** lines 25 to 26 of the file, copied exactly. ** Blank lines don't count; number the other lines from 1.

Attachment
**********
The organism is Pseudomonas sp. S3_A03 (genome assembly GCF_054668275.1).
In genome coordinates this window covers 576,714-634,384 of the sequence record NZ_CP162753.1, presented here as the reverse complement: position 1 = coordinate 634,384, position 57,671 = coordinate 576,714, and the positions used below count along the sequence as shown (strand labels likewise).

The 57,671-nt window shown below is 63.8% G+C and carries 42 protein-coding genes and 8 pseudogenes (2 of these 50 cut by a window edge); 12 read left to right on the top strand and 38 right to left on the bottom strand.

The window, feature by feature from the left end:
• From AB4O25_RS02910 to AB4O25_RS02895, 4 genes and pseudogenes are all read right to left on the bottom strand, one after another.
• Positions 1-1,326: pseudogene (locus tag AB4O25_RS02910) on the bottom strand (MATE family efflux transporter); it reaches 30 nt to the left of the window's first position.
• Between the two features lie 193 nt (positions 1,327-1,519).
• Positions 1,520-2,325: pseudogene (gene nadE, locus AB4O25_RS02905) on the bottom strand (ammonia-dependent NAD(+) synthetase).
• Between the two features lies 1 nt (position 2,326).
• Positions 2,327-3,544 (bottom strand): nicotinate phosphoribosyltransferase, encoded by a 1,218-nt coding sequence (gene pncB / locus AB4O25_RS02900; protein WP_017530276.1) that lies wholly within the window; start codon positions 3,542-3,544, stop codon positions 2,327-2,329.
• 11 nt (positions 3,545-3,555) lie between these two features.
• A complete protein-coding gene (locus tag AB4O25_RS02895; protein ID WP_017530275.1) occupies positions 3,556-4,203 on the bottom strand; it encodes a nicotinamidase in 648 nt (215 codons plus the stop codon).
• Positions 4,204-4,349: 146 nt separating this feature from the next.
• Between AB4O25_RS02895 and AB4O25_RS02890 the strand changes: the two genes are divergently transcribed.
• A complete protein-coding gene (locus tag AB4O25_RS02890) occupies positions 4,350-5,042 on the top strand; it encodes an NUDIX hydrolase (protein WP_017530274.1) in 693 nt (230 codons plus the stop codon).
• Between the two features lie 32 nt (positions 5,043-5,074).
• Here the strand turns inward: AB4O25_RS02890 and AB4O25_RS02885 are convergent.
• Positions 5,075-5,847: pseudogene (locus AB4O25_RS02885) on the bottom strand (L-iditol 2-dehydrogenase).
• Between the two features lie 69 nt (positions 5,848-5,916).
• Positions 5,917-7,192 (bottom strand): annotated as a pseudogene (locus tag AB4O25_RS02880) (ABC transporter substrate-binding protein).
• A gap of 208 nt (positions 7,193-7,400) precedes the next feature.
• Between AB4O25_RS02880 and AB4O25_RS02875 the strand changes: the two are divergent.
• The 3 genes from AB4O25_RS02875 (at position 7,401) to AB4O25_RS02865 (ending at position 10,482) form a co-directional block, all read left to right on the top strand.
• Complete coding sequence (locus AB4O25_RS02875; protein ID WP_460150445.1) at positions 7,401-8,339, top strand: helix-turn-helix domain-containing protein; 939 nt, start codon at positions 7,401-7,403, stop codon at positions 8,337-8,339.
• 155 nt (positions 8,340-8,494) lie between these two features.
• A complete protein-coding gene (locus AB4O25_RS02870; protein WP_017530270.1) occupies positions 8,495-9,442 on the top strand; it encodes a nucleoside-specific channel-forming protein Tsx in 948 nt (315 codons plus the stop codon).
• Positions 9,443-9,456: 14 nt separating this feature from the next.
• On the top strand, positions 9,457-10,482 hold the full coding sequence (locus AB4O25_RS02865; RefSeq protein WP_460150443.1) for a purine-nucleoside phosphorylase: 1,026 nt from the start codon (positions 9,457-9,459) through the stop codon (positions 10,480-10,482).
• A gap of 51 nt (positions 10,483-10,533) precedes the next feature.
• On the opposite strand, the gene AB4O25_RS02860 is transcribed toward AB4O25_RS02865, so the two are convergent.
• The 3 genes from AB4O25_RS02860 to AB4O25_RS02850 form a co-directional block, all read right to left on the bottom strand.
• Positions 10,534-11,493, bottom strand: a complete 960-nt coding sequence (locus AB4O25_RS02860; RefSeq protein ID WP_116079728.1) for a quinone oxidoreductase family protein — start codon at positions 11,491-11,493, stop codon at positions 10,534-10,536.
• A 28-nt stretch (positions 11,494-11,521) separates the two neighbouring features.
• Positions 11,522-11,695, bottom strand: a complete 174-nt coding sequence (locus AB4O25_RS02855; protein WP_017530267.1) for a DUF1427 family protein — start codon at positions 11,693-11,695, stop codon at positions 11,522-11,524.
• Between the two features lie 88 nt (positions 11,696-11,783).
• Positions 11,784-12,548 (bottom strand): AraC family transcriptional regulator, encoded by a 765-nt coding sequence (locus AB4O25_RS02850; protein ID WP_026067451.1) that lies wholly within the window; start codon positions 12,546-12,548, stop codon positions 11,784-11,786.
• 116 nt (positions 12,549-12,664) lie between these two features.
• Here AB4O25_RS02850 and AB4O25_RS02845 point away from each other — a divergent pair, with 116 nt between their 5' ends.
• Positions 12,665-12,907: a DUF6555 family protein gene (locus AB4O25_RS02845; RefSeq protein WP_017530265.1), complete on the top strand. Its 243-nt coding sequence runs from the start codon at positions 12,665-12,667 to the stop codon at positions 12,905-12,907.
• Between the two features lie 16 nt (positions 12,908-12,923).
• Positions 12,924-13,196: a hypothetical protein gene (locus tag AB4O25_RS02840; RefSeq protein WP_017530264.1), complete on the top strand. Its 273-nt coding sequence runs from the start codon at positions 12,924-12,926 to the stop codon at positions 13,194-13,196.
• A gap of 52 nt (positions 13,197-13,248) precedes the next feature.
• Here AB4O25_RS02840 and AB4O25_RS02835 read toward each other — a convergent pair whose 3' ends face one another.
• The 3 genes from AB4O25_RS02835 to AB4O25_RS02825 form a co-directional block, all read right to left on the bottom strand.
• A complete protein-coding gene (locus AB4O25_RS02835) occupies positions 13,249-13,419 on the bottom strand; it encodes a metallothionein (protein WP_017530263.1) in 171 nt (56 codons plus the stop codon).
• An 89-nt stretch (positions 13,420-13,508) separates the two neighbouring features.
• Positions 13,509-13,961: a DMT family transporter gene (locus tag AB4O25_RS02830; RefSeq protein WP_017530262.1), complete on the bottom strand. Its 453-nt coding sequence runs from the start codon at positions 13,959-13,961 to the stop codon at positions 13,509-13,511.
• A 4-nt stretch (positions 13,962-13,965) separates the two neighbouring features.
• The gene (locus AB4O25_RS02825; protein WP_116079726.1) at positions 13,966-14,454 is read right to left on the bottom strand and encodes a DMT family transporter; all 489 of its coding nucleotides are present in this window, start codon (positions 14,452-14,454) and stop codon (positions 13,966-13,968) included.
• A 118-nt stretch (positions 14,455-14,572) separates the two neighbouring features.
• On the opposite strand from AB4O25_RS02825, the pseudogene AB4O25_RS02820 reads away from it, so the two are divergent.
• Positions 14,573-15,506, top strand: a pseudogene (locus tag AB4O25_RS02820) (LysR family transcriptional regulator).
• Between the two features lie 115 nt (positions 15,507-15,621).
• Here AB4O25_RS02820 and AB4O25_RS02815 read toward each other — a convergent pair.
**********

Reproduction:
• 155 nt (positions 8,340-8,494) lie between these two features.
• A complete protein-coding gene (locus AB4O25_RS02870; protein WP_017530270.1) occupies positions 8,495-9,442 on the top strand; it encodes a nucleoside-specific channel-forming protein Tsx in 948 nt (315 codons plus the stop codon).